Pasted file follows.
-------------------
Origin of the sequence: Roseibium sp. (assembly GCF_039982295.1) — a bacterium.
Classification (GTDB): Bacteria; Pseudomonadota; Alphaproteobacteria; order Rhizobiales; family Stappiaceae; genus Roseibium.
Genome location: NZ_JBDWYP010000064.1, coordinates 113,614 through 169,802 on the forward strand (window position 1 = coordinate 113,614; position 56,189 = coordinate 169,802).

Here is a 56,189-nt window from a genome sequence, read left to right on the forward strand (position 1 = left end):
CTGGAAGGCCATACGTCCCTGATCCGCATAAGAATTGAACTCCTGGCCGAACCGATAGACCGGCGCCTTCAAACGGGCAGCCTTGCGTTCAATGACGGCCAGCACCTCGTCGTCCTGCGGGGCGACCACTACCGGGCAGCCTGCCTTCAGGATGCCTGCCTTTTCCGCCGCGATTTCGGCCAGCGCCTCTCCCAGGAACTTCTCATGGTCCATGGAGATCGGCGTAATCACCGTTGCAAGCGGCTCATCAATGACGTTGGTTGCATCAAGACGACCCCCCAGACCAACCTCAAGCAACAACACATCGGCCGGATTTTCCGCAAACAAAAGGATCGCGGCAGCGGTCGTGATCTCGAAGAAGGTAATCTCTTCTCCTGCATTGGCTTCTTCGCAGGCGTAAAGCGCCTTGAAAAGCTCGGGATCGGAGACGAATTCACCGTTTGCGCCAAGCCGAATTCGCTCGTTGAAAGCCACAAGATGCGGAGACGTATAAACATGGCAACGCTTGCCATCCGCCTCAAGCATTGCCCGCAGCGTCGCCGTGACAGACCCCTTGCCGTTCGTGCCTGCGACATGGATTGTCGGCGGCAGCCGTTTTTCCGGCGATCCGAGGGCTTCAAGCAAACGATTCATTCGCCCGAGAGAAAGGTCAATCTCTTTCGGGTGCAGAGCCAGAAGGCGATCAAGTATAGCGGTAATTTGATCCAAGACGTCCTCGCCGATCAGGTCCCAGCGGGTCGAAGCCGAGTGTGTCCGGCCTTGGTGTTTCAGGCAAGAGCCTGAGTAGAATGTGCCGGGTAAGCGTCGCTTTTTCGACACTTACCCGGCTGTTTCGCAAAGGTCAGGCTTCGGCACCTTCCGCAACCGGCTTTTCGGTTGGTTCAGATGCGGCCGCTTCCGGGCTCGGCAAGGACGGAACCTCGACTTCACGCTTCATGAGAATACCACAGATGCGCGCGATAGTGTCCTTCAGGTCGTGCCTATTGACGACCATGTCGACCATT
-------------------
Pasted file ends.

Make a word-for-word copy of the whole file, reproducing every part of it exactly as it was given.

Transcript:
Origin of the sequence: Roseibium sp. (assembly GCF_039982295.1) — a bacterium.
Classification (GTDB): Bacteria; Pseudomonadota; Alphaproteobacteria; order Rhizobiales; family Stappiaceae; genus Roseibium.
Genome location: NZ_JBDWYP010000064.1, coordinates 113,614 through 169,802 on the forward strand (window position 1 = coordinate 113,614; position 56,189 = coordinate 169,802).

Here is a 56,189-nt window from a genome sequence, read left to right on the forward strand (position 1 = left end):
CTGGAAGGCCATACGTCCCTGATCCGCATAAGAATTGAACTCCTGGCCGAACCGATAGACCGGCGCCTTCAAACGGGCAGCCTTGCGTTCAATGACGGCCAGCACCTCGTCGTCCTGCGGGGCGACCACTACCGGGCAGCCTGCCTTCAGGATGCCTGCCTTTTCCGCCGCGATTTCGGCCAGCGCCTCTCCCAGGAACTTCTCATGGTCCATGGAGATCGGCGTAATCACCGTTGCAAGCGGCTCATCAATGACGTTGGTTGCATCAAGACGACCCCCCAGACCAACCTCAAGCAACAACACATCGGCCGGATTTTCCGCAAACAAAAGGATCGCGGCAGCGGTCGTGATCTCGAAGAAGGTAATCTCTTCTCCTGCATTGGCTTCTTCGCAGGCGTAAAGCGCCTTGAAAAGCTCGGGATCGGAGACGAATTCACCGTTTGCGCCAAGCCGAATTCGCTCGTTGAAAGCCACAAGATGCGGAGACGTATAAACATGGCAACGCTTGCCATCCGCCTCAAGCATTGCCCGCAGCGTCGCCGTGACAGACCCCTTGCCGTTCGTGCCTGCGACATGGATTGTCGGCGGCAGCCGTTTTTCCGGCGATCCGAGGGCTTCAAGCAAACGATTCATTCGCCCGAGAGAAAGGTCAATCTCTTTCGGGTGCAGAGCCAGAAGGCGATCAAGTATAGCGGTAATTTGATCCAAGACGTCCTCGCCGATCAGGTCCCAGCGGGTCGAAGCCGAGTGTGTCCGGCCTTGGTGTTTCAGGCAAGAGCCTGAGTAGAATGTGCCGGGTAAGCGTCGCTTTTTCGACACTTACCCGGCTGTTTCGCAAAGGTCAGGCTTCGGCACCTTCCGCAACCGGCTTTTCGGTTGGTTCAGATGCGGCCGCTTCCGGGCTCGGCAAGGACGGAACCTCGACTTCACGCTTCATGAGAATACCACAGATGCGCGCGATAGTGTCCTTCAGGTCGTGCCTATTGACGACCATGTCGACCATT